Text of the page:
We all come to face the beast at some point in our lives, whether figurative or literal. There is the Blue Monster at Doral. Every course has a long par five to tempt the lengthy. My second dream from 18 years ago starts as a struggle to climb a cliff to reach a vista over a vasty plain. I am aided in this struggle by several able companions. We reach the plateau, and climbing up, we see a giant beast, four-legged with a slug-like sheen, corpulent and supported by timbers which restrain it. It had a stout neck and a maw that was wide like a hammerhead but rounded and meatier. It’s mouth gaped passively. There were towers, numbering five, each ending in a diving platform. Thousands if not millions of men and women queued in valley below, each rising up one of the towers and jumping into the mouth of the beast. One of my companions turned to me and said in that otherworldly voice, “who can resist the beast?” My other companions made the decision to descend and join those endless lines. Small mobs dressed like Roman soldiers roved the valley finding people who hadn’t made up their minds and dragging them into one of the lines. I stood on the precipice with a choice.
This is the question when faced with a seemingly insuperable opposing force. To join the crowd, to resist, or to flee (to fight another day). Golf offers an infinite variety of responses to this question. Pride, desire for glory, these trick you into one of the lines.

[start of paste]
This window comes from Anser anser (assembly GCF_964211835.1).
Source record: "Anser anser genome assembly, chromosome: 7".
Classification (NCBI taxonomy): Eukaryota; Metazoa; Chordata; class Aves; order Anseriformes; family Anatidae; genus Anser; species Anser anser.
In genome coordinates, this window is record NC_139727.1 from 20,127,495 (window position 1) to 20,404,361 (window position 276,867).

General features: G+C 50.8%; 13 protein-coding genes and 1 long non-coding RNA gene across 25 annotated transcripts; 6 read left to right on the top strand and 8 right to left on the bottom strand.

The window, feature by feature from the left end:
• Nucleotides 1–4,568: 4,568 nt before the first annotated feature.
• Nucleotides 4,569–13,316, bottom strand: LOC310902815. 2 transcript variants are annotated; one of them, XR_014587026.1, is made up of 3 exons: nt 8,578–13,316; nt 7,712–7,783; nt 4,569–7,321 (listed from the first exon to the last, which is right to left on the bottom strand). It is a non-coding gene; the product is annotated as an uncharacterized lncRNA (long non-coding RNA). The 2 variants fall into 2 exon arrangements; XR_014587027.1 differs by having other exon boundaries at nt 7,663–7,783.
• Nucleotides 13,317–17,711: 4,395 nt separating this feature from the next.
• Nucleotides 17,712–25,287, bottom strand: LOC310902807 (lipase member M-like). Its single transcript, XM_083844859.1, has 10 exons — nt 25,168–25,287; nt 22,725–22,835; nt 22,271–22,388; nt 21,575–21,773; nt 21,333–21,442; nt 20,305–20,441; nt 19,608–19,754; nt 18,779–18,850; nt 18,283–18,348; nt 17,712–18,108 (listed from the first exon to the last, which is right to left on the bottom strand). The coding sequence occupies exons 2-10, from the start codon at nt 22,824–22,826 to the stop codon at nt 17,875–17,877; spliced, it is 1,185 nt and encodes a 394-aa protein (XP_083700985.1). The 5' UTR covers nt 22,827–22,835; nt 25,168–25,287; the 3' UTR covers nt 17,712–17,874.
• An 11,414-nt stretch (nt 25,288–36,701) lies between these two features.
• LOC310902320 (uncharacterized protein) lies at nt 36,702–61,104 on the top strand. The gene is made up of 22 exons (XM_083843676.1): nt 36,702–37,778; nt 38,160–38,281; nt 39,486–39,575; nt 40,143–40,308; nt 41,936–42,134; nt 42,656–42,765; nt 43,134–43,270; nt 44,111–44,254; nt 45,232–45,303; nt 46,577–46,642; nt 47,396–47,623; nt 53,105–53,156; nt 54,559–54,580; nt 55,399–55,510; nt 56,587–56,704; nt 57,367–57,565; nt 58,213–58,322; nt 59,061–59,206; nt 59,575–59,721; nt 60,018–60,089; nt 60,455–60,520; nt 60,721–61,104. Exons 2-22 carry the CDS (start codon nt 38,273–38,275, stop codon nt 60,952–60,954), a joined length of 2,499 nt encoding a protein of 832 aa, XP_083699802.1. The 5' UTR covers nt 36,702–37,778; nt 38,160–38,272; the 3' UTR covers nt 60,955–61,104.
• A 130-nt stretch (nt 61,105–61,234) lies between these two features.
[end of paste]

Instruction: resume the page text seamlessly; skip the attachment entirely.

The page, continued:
There are five golfing towers of misfortune: lying to yourself, lying on your scorecard, lying about your handicap, rolling the ball to improve your lie, and giving yourself putts. Given 600 yards to the green, you can hit four 7-irons and good putt. Two putt it or miss the green and chip it close, and leave with a bogey, you can live to fight another day (or another hole).
Golf is about leaving the golf course with your integrity intact. It’s about being honest about your daily labors. It’s about giving yourself to the process knowing that the process is an enlightening one.